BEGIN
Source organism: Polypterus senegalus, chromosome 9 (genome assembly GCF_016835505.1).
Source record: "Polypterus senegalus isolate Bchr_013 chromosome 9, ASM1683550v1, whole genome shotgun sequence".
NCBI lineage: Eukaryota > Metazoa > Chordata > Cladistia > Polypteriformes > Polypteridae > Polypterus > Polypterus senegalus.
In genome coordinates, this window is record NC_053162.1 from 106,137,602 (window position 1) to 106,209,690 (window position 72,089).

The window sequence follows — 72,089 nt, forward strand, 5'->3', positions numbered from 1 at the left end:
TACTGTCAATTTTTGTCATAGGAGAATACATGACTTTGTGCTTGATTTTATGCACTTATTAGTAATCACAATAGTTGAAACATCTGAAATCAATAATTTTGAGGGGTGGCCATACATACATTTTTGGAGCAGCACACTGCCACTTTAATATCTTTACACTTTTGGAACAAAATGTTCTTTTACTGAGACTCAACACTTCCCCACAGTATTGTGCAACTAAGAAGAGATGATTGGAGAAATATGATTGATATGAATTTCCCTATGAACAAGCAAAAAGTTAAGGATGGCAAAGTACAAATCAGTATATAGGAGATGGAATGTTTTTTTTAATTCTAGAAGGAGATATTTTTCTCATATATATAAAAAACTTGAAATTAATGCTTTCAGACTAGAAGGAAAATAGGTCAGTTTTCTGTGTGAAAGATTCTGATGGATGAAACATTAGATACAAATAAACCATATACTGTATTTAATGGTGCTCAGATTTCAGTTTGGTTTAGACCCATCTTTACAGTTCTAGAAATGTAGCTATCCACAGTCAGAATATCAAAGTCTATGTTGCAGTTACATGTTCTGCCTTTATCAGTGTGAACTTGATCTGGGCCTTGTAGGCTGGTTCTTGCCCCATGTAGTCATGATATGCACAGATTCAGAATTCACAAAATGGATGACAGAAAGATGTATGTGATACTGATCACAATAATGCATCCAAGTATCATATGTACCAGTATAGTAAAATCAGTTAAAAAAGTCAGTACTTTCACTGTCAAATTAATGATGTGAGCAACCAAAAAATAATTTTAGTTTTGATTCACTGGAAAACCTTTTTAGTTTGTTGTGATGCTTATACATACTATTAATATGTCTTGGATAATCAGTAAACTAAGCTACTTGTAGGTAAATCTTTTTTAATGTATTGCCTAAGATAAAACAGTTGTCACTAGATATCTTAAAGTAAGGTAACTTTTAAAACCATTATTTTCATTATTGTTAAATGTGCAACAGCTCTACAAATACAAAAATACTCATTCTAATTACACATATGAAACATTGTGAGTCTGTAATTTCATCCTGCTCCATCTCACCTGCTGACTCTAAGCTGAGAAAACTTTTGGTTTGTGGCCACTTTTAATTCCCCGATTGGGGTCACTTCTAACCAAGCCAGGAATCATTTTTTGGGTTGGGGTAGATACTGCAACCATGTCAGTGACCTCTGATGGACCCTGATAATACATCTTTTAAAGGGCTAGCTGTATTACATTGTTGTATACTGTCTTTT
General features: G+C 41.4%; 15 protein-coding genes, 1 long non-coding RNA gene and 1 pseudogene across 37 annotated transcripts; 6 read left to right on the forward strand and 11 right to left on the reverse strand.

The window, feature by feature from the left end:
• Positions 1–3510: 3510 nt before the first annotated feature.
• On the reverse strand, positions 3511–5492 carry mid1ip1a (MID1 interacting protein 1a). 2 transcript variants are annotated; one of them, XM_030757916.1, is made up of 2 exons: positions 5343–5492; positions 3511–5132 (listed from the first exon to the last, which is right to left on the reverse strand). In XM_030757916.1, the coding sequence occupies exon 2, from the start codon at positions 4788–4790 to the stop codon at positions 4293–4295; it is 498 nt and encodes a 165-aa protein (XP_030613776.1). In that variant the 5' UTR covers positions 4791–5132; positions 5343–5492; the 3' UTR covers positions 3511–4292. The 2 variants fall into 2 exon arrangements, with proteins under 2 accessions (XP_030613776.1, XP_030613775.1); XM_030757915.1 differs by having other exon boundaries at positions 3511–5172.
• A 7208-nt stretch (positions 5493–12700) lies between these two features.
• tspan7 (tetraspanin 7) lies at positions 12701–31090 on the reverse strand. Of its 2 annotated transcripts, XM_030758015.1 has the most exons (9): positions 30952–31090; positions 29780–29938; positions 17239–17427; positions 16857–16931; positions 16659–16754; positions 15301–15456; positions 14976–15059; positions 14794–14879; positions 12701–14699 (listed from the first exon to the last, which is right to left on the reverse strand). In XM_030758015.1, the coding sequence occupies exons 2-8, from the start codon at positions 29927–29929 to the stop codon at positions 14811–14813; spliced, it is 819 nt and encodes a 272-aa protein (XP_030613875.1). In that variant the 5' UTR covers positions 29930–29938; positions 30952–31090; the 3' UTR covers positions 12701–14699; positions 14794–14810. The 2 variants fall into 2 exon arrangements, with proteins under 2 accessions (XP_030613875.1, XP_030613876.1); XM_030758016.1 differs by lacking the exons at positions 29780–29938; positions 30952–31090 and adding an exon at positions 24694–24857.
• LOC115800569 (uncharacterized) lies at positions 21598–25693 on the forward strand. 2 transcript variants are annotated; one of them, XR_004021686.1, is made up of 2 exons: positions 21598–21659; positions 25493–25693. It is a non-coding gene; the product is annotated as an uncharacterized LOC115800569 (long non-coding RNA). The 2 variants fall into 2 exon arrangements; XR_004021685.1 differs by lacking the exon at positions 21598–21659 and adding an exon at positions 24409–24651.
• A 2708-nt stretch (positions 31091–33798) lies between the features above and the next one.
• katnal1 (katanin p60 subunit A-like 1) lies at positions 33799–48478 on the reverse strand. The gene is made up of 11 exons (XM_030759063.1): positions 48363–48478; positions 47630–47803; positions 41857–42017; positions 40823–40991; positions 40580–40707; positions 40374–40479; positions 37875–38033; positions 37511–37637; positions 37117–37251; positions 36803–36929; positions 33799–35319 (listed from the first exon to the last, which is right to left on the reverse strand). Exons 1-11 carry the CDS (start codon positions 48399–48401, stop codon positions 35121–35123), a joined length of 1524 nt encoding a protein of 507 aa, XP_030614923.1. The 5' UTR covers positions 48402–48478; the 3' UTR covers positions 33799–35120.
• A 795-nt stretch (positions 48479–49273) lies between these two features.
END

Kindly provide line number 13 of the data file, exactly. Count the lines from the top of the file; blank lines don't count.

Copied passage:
• LOC115800569 (uncharacterized) lies at positions 21598–25693 on the forward strand. 2 transcript variants are annotated; one of them, XR_004021686.1, is made up of 2 exons: positions 21598–21659; positions 25493–25693. It is a non-coding gene; the product is annotated as an uncharacterized LOC115800569 (long non-coding RNA). The 2 variants fall into 2 exon arrangements; XR_004021685.1 differs by lacking the exon at positions 21598–21659 and adding an exon at positions 24409–24651.